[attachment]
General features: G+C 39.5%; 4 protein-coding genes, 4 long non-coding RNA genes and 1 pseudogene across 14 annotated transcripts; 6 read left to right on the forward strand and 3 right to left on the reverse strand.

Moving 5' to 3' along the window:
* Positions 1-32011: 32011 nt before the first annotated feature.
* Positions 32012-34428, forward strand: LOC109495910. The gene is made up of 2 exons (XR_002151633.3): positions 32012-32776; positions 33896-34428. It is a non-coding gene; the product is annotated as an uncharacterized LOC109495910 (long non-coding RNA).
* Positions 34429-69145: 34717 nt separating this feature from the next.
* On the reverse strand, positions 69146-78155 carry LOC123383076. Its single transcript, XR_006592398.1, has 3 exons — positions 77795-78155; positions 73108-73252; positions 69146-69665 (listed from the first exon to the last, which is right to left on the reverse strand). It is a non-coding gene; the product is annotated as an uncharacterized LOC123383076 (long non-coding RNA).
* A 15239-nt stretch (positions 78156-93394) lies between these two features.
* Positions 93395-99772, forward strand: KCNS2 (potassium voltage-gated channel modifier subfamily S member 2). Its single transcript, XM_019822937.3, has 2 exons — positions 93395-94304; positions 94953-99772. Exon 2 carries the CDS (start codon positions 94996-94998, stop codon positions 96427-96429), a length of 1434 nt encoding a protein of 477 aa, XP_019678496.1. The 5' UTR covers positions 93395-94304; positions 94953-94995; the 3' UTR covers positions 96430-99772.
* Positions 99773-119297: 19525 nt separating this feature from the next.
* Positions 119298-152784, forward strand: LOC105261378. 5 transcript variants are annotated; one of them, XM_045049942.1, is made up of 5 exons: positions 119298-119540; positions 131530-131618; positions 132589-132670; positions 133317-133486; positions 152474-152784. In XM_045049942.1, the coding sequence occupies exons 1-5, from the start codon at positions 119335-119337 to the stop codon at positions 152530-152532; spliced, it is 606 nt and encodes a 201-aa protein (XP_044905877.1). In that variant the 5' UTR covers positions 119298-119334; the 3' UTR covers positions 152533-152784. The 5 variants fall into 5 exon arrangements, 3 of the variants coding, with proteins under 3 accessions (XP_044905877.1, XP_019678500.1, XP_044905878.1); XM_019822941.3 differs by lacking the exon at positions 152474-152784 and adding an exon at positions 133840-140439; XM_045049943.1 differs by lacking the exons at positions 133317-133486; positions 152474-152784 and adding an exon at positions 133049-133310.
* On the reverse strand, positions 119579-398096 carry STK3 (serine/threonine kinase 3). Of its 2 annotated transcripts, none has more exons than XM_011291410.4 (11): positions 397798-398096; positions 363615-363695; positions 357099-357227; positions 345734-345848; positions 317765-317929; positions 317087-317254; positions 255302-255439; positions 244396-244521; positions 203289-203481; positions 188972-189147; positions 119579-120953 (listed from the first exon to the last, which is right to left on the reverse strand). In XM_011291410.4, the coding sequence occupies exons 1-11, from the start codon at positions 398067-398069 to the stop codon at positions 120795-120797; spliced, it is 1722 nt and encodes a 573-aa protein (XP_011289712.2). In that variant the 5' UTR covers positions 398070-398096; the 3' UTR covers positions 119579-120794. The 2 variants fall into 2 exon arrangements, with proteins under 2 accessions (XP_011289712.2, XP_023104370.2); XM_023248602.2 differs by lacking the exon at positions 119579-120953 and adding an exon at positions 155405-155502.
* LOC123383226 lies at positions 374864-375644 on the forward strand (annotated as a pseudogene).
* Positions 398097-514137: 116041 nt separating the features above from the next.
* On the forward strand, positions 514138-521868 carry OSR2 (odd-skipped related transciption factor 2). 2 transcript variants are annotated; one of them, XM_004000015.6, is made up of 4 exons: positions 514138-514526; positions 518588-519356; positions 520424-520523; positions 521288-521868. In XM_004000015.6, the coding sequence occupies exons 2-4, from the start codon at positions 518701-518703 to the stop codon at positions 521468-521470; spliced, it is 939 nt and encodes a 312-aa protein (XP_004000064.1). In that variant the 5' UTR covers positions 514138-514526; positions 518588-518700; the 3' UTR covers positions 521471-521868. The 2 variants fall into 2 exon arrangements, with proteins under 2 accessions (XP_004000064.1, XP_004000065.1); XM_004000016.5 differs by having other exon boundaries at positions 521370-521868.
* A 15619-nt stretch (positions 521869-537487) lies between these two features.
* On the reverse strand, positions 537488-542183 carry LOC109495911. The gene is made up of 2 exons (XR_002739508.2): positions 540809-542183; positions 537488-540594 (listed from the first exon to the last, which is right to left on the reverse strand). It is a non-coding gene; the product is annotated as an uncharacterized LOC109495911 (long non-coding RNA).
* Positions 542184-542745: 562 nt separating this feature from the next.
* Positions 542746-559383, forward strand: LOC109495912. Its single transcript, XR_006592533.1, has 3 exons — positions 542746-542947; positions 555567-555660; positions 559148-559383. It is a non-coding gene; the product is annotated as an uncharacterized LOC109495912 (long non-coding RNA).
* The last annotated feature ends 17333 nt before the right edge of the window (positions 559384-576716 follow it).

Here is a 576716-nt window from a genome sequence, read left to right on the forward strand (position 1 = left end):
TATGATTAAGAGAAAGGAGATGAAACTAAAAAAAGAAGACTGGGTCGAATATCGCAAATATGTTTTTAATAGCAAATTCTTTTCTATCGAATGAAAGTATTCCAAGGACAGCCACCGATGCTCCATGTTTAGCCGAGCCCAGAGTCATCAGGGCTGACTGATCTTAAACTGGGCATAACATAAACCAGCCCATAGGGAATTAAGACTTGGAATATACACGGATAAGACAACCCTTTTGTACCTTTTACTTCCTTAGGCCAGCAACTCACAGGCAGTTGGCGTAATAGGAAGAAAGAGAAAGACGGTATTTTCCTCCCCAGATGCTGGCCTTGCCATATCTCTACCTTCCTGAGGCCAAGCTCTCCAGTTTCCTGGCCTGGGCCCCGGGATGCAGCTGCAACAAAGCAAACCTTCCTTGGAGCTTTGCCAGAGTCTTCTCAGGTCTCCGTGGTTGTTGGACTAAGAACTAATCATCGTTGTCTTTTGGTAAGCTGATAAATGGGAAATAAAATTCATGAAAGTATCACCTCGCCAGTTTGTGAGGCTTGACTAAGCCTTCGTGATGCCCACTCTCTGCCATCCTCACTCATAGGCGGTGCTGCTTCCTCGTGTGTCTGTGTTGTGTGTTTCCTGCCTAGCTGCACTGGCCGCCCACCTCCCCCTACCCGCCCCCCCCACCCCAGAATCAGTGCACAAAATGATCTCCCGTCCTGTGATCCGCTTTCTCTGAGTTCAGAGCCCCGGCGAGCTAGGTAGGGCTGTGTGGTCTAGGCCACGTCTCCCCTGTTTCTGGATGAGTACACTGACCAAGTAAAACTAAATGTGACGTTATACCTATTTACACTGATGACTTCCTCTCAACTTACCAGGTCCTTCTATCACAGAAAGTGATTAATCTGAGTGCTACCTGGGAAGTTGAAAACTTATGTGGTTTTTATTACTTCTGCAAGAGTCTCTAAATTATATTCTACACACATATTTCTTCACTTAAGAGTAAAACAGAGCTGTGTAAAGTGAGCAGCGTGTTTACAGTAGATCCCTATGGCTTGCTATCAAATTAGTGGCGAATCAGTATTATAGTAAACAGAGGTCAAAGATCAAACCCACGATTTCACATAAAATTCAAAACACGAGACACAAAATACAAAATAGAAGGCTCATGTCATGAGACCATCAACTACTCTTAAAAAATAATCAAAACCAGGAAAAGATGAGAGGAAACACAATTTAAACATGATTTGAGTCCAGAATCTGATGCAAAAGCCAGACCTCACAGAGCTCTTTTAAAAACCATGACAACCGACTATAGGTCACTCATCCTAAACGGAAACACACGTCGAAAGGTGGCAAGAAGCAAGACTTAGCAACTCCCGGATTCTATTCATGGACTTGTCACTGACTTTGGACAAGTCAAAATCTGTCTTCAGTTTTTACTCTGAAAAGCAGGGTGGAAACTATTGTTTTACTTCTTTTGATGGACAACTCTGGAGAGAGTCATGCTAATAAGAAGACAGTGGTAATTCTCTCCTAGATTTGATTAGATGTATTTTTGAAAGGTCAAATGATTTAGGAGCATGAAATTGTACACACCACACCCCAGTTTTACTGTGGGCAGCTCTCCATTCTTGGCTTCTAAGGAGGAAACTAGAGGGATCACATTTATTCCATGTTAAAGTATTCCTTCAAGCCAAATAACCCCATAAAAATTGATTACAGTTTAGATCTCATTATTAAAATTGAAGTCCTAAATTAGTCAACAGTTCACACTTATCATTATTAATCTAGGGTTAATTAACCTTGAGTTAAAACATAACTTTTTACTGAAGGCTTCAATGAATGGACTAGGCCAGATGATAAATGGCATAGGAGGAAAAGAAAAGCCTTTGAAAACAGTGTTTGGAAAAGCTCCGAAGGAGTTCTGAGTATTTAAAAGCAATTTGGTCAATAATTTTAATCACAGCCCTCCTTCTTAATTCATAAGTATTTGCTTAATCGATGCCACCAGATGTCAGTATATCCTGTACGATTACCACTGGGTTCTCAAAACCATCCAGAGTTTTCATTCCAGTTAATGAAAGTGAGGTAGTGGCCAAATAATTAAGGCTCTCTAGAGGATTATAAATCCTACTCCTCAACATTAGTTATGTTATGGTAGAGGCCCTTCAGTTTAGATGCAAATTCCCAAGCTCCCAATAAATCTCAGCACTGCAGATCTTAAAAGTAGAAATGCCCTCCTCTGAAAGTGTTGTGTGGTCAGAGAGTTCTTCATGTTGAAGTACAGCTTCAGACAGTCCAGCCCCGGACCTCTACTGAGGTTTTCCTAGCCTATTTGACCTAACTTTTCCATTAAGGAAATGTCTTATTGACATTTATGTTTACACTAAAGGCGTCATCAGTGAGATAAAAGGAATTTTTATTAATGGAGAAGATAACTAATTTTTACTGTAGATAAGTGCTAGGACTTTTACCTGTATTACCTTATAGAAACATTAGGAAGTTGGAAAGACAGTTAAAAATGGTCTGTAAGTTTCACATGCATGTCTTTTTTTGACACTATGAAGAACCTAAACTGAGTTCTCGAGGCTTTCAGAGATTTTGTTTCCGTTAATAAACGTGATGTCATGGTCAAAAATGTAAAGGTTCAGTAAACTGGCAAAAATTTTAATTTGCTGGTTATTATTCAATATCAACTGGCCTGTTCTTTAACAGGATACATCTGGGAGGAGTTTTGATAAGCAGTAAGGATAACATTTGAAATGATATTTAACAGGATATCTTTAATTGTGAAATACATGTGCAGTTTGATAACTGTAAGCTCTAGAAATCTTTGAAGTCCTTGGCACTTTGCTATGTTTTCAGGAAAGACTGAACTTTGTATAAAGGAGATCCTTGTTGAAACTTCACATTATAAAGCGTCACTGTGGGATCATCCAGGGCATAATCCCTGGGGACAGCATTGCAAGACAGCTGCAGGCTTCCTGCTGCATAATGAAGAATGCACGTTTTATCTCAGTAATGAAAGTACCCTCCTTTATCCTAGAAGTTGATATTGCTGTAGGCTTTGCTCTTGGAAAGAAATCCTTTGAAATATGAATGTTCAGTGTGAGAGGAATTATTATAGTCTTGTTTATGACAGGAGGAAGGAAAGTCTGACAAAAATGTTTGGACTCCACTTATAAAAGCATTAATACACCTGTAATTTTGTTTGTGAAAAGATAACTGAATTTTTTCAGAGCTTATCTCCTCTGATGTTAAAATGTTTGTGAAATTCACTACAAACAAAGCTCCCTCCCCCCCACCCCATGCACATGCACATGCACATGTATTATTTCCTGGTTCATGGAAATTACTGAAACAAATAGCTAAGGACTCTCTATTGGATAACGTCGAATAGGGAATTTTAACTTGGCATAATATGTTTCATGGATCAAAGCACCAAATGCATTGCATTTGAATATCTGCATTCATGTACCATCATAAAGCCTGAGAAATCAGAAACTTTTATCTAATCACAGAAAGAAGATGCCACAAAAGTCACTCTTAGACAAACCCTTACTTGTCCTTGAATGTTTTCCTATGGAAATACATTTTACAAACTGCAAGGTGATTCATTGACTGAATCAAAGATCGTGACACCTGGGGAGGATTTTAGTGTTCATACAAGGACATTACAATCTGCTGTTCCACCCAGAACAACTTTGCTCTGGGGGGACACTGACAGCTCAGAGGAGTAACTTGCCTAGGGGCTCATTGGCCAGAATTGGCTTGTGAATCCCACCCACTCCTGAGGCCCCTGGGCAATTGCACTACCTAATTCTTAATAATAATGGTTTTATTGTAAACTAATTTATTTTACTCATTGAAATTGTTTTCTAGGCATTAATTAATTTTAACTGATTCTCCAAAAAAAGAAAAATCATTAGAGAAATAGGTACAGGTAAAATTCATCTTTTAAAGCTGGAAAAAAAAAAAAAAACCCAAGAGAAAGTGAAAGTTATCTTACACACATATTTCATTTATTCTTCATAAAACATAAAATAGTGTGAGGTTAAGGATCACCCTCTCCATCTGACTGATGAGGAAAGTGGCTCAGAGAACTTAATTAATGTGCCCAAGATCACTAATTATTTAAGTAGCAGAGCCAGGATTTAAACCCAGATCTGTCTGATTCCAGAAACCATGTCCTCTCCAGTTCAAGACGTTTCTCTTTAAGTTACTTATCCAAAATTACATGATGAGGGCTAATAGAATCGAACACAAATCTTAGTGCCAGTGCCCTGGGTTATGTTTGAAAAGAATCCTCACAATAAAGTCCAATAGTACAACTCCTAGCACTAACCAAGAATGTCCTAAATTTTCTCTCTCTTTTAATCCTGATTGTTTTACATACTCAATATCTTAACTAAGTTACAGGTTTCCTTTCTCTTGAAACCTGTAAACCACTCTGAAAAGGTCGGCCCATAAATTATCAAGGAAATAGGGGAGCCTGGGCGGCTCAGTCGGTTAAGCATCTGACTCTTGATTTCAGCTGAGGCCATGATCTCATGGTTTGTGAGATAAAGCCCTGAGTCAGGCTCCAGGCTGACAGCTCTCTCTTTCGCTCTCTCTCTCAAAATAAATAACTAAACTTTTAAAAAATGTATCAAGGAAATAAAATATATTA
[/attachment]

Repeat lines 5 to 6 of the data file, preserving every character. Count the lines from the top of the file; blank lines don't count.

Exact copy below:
* Positions 34429-69145: 34717 nt separating this feature from the next.
* On the reverse strand, positions 69146-78155 carry LOC123383076. Its single transcript, XR_006592398.1, has 3 exons — positions 77795-78155; positions 73108-73252; positions 69146-69665 (listed from the first exon to the last, which is right to left on the reverse strand). It is a non-coding gene; the product is annotated as an uncharacterized LOC123383076 (long non-coding RNA).